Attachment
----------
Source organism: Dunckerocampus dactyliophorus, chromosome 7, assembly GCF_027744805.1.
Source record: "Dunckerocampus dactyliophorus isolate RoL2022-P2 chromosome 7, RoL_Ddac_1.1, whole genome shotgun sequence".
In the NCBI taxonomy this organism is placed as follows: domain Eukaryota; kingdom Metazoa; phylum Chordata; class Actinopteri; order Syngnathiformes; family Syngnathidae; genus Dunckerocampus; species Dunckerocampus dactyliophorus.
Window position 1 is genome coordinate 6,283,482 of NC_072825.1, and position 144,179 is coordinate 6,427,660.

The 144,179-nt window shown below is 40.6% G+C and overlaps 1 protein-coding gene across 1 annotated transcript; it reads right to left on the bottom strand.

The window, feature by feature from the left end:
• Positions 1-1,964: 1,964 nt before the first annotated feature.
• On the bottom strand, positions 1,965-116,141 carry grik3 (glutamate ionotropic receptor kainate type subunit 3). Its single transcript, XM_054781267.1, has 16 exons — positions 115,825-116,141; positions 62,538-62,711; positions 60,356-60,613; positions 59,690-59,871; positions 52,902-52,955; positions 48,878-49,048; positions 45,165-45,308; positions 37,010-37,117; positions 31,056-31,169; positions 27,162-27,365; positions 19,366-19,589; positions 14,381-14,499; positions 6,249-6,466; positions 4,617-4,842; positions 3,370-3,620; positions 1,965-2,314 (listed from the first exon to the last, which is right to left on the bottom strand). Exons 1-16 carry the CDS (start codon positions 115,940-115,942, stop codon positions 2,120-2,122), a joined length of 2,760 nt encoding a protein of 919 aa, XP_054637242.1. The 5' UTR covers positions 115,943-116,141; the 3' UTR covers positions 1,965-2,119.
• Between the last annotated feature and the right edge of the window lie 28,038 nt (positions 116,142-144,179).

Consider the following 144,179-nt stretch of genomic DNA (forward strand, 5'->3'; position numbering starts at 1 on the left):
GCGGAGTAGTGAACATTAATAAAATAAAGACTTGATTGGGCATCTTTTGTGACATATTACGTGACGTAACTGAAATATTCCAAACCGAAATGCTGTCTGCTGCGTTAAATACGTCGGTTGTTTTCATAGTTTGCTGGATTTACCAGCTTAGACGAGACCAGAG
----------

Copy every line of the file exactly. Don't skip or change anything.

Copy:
Source organism: Dunckerocampus dactyliophorus, chromosome 7, assembly GCF_027744805.1.
Source record: "Dunckerocampus dactyliophorus isolate RoL2022-P2 chromosome 7, RoL_Ddac_1.1, whole genome shotgun sequence".
In the NCBI taxonomy this organism is placed as follows: domain Eukaryota; kingdom Metazoa; phylum Chordata; class Actinopteri; order Syngnathiformes; family Syngnathidae; genus Dunckerocampus; species Dunckerocampus dactyliophorus.
Window position 1 is genome coordinate 6,283,482 of NC_072825.1, and position 144,179 is coordinate 6,427,660.

The 144,179-nt window shown below is 40.6% G+C and overlaps 1 protein-coding gene across 1 annotated transcript; it reads right to left on the bottom strand.

The window, feature by feature from the left end:
• Positions 1-1,964: 1,964 nt before the first annotated feature.
• On the bottom strand, positions 1,965-116,141 carry grik3 (glutamate ionotropic receptor kainate type subunit 3). Its single transcript, XM_054781267.1, has 16 exons — positions 115,825-116,141; positions 62,538-62,711; positions 60,356-60,613; positions 59,690-59,871; positions 52,902-52,955; positions 48,878-49,048; positions 45,165-45,308; positions 37,010-37,117; positions 31,056-31,169; positions 27,162-27,365; positions 19,366-19,589; positions 14,381-14,499; positions 6,249-6,466; positions 4,617-4,842; positions 3,370-3,620; positions 1,965-2,314 (listed from the first exon to the last, which is right to left on the bottom strand). Exons 1-16 carry the CDS (start codon positions 115,940-115,942, stop codon positions 2,120-2,122), a joined length of 2,760 nt encoding a protein of 919 aa, XP_054637242.1. The 5' UTR covers positions 115,943-116,141; the 3' UTR covers positions 1,965-2,119.
• Between the last annotated feature and the right edge of the window lie 28,038 nt (positions 116,142-144,179).

Consider the following 144,179-nt stretch of genomic DNA (forward strand, 5'->3'; position numbering starts at 1 on the left):
GCGGAGTAGTGAACATTAATAAAATAAAGACTTGATTGGGCATCTTTTGTGACATATTACGTGACGTAACTGAAATATTCCAAACCGAAATGCTGTCTGCTGCGTTAAATACGTCGGTTGTTTTCATAGTTTGCTGGATTTACCAGCTTAGACGAGACCAGAG